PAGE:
The Great Australian Inland Sea
If other continents have large inland river systems, why wouldn’t Australia?
From a young age, Frank was fascinated by maps and atlases, and the stories they contained. Finding his birthplace on the map in the endpapers of Tolkien's Lord of the Rings only increased his interest in the mystery and message of maps.
While pursuing a career in journalism, Frank started a blog called Strange Maps, as a repository for the weird and wonderful cartography he found hidden in books, posing as everyday objects and (of course) floating around the Internet.
"Each map tells a story, but the stories told by your standard atlas for school or reference are limited and literal: they show only the most practical side of the world, its geography and its political divisions. Strange Maps aims to collect and comment on maps that do everything but that - maps that show the world from a different angle".
A remit that wide allows for a steady, varied diet of maps: Frank has been writing about strange maps since 2006, published a book on the subject in 2009 and joined Big Think in 2010. Readers send in new material daily, and he keeps bumping in to cartography that is delightfully obscure, amazingly beautiful, shockingly partisan, and more.
The Americas have the Mississippi and the Amazon, Africa has the Nile and Asia has the Ganges and the Mekong, among others. So why wouldn’t Australia have a large river system – or an inland sea?
Early surveyors of the unexplored centre and west of Australia, fanning out from the earlier settled east, kept on the lookout for Australia’s Amazon, or at least a large body of water, possibly connected to the outside ocean.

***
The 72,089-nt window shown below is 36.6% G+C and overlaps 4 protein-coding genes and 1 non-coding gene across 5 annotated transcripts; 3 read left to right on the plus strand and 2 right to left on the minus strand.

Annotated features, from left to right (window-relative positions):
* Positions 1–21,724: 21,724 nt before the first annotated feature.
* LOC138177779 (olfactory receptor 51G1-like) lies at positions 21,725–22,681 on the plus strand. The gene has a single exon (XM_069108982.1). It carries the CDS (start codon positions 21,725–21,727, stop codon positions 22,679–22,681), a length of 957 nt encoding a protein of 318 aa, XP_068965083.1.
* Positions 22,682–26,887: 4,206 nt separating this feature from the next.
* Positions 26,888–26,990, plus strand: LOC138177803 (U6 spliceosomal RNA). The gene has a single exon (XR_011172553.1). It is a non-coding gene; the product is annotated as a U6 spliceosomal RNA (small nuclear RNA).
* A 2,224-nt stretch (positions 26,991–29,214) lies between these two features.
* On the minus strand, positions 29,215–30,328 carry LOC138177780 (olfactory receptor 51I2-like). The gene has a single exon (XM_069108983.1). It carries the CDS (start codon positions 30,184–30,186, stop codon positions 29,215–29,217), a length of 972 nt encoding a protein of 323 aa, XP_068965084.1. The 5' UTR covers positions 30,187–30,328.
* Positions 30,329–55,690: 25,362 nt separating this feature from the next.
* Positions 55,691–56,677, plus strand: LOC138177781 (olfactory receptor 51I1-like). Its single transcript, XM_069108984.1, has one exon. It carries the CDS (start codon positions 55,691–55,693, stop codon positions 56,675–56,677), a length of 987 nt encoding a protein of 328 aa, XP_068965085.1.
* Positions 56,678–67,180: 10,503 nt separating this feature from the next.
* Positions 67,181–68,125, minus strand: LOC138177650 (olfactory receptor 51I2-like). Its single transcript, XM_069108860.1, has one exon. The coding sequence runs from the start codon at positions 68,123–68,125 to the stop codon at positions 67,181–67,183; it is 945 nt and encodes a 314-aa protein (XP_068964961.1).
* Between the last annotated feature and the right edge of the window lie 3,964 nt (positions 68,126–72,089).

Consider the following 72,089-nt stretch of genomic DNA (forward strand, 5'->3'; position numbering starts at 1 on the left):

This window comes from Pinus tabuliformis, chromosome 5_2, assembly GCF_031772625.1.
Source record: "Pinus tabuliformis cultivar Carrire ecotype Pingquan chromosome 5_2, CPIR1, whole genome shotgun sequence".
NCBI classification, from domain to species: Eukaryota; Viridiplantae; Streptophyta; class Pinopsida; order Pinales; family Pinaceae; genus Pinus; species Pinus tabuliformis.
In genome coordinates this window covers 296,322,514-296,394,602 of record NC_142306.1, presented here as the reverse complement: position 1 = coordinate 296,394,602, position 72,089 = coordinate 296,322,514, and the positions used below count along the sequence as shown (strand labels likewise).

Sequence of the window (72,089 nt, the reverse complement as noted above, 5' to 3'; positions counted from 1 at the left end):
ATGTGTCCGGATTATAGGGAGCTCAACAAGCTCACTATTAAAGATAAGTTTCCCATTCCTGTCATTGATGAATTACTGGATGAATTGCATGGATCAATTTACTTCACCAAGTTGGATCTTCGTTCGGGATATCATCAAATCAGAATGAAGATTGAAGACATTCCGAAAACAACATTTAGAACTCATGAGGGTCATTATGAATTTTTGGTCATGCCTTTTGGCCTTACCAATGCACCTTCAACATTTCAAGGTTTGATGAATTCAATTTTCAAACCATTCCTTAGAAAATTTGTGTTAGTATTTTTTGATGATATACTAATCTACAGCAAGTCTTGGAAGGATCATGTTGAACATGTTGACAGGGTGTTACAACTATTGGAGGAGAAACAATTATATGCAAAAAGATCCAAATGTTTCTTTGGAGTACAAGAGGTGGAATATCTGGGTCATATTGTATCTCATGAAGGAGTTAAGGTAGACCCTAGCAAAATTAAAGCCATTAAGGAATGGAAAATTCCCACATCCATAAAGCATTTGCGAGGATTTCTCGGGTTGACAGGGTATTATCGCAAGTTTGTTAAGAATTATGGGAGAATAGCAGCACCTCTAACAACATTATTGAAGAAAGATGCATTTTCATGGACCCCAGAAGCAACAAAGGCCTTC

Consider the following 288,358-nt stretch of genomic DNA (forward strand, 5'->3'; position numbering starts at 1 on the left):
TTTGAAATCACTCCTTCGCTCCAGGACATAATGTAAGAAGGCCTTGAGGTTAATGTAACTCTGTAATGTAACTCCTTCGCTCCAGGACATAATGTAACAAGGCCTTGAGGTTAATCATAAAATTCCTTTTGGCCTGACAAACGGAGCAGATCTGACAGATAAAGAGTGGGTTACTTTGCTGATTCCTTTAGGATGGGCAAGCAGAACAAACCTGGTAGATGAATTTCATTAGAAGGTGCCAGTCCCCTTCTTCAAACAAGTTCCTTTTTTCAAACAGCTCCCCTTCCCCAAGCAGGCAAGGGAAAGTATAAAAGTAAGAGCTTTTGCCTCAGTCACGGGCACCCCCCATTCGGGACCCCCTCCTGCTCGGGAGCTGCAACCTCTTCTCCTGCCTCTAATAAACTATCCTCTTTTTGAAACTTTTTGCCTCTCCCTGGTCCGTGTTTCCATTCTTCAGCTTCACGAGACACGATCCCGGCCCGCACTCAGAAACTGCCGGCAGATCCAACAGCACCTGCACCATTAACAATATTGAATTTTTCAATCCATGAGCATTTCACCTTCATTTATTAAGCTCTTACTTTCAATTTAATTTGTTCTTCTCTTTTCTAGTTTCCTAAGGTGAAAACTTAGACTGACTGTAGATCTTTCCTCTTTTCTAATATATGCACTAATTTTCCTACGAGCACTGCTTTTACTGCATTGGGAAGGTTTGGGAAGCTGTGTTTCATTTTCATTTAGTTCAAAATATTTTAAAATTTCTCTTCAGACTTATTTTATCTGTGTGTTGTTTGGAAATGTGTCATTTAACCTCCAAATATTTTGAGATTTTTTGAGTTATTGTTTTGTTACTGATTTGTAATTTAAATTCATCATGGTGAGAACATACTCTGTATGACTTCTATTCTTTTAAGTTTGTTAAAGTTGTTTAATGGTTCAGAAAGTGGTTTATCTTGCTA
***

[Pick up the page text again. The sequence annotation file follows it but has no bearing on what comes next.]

In 1827, former East India Company officer Thomas J. Maslen published this map of that inland sea in his book The Friend of Australia, which provided instructions for surveying and exploring the island-continent’s interior.
In retrospect, those instructions aren’t very useful; Maslen extrapolated the Macquarie and Castlereagh Rivers as headwaters of a huge river flowing across Australia into the Indian Ocean at Australia’s nort-west coast. This river separated a northern land-mass (labelled ‘Australindia’) from a southern one (named ‘Anglicana’).
It took a few more decades for the explorers to realise that Australia’s interior is extremely hot, dry, waterless and deadly. In the mid-nineteenth century, the ‘Dead Heart of Australia’ became part of the explorers’ and settlers’ vocabulary.
Map found here on a gorgeous blog called Bibliodyssey, devoted to “books, illustrations, science, history, visual materia obscura, eclectic bookart”, which includes some very curious maps, such as this one.
Strange Maps #140
Got a strange map? Let me know at email@example.com.
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